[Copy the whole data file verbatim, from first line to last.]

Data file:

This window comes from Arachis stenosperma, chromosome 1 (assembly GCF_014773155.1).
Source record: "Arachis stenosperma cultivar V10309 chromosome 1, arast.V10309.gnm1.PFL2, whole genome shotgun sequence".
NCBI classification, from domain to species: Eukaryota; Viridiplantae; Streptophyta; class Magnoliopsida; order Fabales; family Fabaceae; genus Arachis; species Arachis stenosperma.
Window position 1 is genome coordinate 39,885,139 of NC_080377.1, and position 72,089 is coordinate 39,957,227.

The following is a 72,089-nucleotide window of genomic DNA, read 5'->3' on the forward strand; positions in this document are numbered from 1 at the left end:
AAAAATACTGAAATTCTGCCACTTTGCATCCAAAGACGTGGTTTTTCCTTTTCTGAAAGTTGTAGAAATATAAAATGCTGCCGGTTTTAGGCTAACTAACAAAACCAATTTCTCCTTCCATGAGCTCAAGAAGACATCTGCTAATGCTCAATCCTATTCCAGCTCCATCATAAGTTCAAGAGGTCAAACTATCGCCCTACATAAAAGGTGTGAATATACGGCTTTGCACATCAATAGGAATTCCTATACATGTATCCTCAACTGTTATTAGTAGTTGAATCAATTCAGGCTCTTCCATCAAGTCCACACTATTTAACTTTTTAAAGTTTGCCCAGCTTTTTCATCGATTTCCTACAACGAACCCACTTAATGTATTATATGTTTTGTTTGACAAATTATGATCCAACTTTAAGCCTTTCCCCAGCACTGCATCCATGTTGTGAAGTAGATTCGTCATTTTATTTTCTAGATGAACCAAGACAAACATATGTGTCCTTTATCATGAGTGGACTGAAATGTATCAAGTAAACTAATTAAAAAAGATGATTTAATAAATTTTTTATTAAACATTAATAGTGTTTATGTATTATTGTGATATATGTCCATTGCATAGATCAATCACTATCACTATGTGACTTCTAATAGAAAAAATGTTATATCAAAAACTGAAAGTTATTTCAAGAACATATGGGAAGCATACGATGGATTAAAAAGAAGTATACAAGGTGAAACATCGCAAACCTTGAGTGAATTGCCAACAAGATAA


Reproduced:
This window comes from Arachis stenosperma, chromosome 1 (assembly GCF_014773155.1).
Source record: "Arachis stenosperma cultivar V10309 chromosome 1, arast.V10309.gnm1.PFL2, whole genome shotgun sequence".
NCBI classification, from domain to species: Eukaryota; Viridiplantae; Streptophyta; class Magnoliopsida; order Fabales; family Fabaceae; genus Arachis; species Arachis stenosperma.
Window position 1 is genome coordinate 39,885,139 of NC_080377.1, and position 72,089 is coordinate 39,957,227.

The following is a 72,089-nucleotide window of genomic DNA, read 5'->3' on the forward strand; positions in this document are numbered from 1 at the left end:
AAAAATACTGAAATTCTGCCACTTTGCATCCAAAGACGTGGTTTTTCCTTTTCTGAAAGTTGTAGAAATATAAAATGCTGCCGGTTTTAGGCTAACTAACAAAACCAATTTCTCCTTCCATGAGCTCAAGAAGACATCTGCTAATGCTCAATCCTATTCCAGCTCCATCATAAGTTCAAGAGGTCAAACTATCGCCCTACATAAAAGGTGTGAATATACGGCTTTGCACATCAATAGGAATTCCTATACATGTATCCTCAACTGTTATTAGTAGTTGAATCAATTCAGGCTCTTCCATCAAGTCCACACTATTTAACTTTTTAAAGTTTGCCCAGCTTTTTCATCGATTTCCTACAACGAACCCACTTAATGTATTATATGTTTTGTTTGACAAATTATGATCCAACTTTAAGCCTTTCCCCAGCACTGCATCCATGTTGTGAAGTAGATTCGTCATTTTATTTTCTAGATGAACCAAGACAAACATATGTGTCCTTTATCATGAGTGGACTGAAATGTATCAAGTAAACTAATTAAAAAAGATGATTTAATAAATTTTTTATTAAACATTAATAGTGTTTATGTATTATTGTGATATATGTCCATTGCATAGATCAATCACTATCACTATGTGACTTCTAATAGAAAAAATGTTATATCAAAAACTGAAAGTTATTTCAAGAACATATGGGAAGCATACGATGGATTAAAAAGAAGTATACAAGGTGAAACATCGCAAACCTTGAGTGAATTGCCAACAAGATAA